It has been observed that reduction of social inequalities ultimately helps to effectively resolve many important healthcare issues. Otherwise, the minority population with adequate access to knowledge, social and monetary power will always have necessary resources available to address their concern towards healthcare, appropriately.
Regular flow of newer and path breaking medicines to cure and effectively treat many diseases, have not been able to eliminate either trivial or dreaded diseases, alike. Otherwise, despite having effective curative therapy for malaria, typhoid, cholera, diarrhoea/dysentery and venereal diseases, why will people still suffer from such illnesses? Similarly, despite having adequate preventive therapy, like vaccines for diphtheria, tuberculosis, polio, hepatitis and measles, our children still suffer from such diseases. All these continue to happen mainly because of socio-economic considerations.
Following are some research studies, which I am using just as examples to vindicate the point:
• HIV/AIDs initially struck people across the socio-economic divide. However, people from higher socio-economic strata responded more positively to the disease awareness campaign and at the same time more effective and expensive drugs started becoming available to treat the disease, which everybody suffering from the ailment cannot afford. As a result, HIV/AIDS are now more prevalent within the lower socio-economic strata of the society.
• Not so long ago, people across the socio-economic status used to consume tobacco in many form. However, when tobacco smoking and chewing were medically established as causative factors for lung and oral cancers, those coming predominantly from higher/middle echelon of the society started giving up smoking and chewing of tobacco, as they accepted the medical rationale with their power of knowledge. Unfortunately the same has not happened with the people of relatively lower socio-economic status. As a consequence of which, ‘Bidi’ smoking, ‘Gutka’/tobacco chewing have not come down significantly within people belonging to such class, leading to more number of them falling victim of lung and oral cancer.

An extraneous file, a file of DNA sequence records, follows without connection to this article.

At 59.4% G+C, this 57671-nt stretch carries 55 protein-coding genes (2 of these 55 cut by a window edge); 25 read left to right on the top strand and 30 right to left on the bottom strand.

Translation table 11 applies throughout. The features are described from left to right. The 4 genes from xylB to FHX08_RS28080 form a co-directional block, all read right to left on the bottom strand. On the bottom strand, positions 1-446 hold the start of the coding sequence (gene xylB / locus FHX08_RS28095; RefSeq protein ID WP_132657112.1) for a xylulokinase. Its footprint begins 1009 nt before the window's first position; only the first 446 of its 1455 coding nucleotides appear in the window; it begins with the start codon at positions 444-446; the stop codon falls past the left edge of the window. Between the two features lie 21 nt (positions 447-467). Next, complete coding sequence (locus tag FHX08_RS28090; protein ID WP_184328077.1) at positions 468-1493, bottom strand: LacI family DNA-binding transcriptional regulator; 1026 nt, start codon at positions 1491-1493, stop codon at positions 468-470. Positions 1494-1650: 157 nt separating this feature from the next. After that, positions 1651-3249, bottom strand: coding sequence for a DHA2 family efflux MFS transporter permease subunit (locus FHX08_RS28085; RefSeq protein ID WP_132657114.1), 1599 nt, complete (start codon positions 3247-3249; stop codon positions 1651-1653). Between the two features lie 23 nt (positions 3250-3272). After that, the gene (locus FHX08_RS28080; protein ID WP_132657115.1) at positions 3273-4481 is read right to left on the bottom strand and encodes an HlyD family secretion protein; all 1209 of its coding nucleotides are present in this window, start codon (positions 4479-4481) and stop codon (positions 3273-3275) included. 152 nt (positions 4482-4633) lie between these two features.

Thus, in future, to meet the unmet needs when more and more sophisticated and high cost disease treatment options will be available, it will be those people with higher socio-economic background who will be benefitted more with their education, knowledge, social and monetary power. This widening socio-economic inequality will consequently increase the disparity in the healthcare scenario of the country.
Phelan and Link in their research study on this issue has, therefore, remarked:
“Breakthroughs in medical science can do a lot to improve public health, but history has shown that, more often than not, information about and access to important new interventions are enjoyed primarily by people at the upper end of the socioeconomic ladder. As a result, the wealthy and powerful get healthier, and the gap widens between them and people who are poor and less powerful.”
Though healthcare reform measures are essential for the progress of any nation, without time bound simultaneous efforts to reduce the socio-economic inequalities, it will not be easy for any nation to achieve the desirable outcome.
By Tapan Ray
Disclaimer: The views/opinions expressed in this article are entirely my own, written in my individual and personal capacity. I do not represent any other person or organization for this opinion.